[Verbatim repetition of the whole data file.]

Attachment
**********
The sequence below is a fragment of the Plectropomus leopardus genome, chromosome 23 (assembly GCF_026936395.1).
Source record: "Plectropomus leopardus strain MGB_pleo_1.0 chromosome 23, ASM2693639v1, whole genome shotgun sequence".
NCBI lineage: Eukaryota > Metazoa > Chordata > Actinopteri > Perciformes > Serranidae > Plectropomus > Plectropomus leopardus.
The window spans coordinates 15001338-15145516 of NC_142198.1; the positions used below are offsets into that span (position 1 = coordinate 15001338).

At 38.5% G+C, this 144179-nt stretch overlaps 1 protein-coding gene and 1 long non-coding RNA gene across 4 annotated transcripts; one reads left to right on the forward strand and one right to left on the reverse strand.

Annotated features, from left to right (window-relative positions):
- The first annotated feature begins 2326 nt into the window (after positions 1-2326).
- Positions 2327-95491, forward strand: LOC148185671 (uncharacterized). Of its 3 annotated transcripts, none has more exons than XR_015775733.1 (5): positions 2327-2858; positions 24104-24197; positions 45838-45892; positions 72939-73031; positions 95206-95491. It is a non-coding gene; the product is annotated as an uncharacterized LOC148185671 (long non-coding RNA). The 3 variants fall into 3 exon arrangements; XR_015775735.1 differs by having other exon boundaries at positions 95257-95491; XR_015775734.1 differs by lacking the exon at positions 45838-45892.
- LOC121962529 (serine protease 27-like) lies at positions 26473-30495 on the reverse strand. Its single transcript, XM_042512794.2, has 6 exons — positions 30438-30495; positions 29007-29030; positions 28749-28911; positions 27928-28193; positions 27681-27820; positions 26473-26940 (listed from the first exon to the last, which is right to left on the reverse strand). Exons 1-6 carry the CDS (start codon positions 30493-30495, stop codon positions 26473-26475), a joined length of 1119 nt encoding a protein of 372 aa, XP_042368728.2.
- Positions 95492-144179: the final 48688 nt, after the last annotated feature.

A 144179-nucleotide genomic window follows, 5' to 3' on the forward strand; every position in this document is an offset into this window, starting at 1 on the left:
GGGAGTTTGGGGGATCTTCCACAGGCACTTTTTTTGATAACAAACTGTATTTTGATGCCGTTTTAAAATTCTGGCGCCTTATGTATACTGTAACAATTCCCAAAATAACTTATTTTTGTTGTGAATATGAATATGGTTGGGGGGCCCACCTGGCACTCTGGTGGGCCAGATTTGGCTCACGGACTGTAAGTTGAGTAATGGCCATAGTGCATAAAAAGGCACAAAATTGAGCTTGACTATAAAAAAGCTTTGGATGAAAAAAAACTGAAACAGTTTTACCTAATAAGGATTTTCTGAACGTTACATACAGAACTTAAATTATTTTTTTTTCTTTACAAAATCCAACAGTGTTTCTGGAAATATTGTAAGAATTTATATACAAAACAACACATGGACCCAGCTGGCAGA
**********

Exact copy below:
The sequence below is a fragment of the Plectropomus leopardus genome, chromosome 23 (assembly GCF_026936395.1).
Source record: "Plectropomus leopardus strain MGB_pleo_1.0 chromosome 23, ASM2693639v1, whole genome shotgun sequence".
NCBI lineage: Eukaryota > Metazoa > Chordata > Actinopteri > Perciformes > Serranidae > Plectropomus > Plectropomus leopardus.
The window spans coordinates 15001338-15145516 of NC_142198.1; the positions used below are offsets into that span (position 1 = coordinate 15001338).

At 38.5% G+C, this 144179-nt stretch overlaps 1 protein-coding gene and 1 long non-coding RNA gene across 4 annotated transcripts; one reads left to right on the forward strand and one right to left on the reverse strand.

Annotated features, from left to right (window-relative positions):
- The first annotated feature begins 2326 nt into the window (after positions 1-2326).
- Positions 2327-95491, forward strand: LOC148185671 (uncharacterized). Of its 3 annotated transcripts, none has more exons than XR_015775733.1 (5): positions 2327-2858; positions 24104-24197; positions 45838-45892; positions 72939-73031; positions 95206-95491. It is a non-coding gene; the product is annotated as an uncharacterized LOC148185671 (long non-coding RNA). The 3 variants fall into 3 exon arrangements; XR_015775735.1 differs by having other exon boundaries at positions 95257-95491; XR_015775734.1 differs by lacking the exon at positions 45838-45892.
- LOC121962529 (serine protease 27-like) lies at positions 26473-30495 on the reverse strand. Its single transcript, XM_042512794.2, has 6 exons — positions 30438-30495; positions 29007-29030; positions 28749-28911; positions 27928-28193; positions 27681-27820; positions 26473-26940 (listed from the first exon to the last, which is right to left on the reverse strand). Exons 1-6 carry the CDS (start codon positions 30493-30495, stop codon positions 26473-26475), a joined length of 1119 nt encoding a protein of 372 aa, XP_042368728.2.
- Positions 95492-144179: the final 48688 nt, after the last annotated feature.

A 144179-nucleotide genomic window follows, 5' to 3' on the forward strand; every position in this document is an offset into this window, starting at 1 on the left:
GGGAGTTTGGGGGATCTTCCACAGGCACTTTTTTTGATAACAAACTGTATTTTGATGCCGTTTTAAAATTCTGGCGCCTTATGTATACTGTAACAATTCCCAAAATAACTTATTTTTGTTGTGAATATGAATATGGTTGGGGGGCCCACCTGGCACTCTGGTGGGCCAGATTTGGCTCACGGACTGTAAGTTGAGTAATGGCCATAGTGCATAAAAAGGCACAAAATTGAGCTTGACTATAAAAAAGCTTTGGATGAAAAAAAACTGAAACAGTTTTACCTAATAAGGATTTTCTGAACGTTACATACAGAACTTAAATTATTTTTTTTTCTTTACAAAATCCAACAGTGTTTCTGGAAATATTGTAAGAATTTATATACAAAACAACACATGGACCCAGCTGGCAGA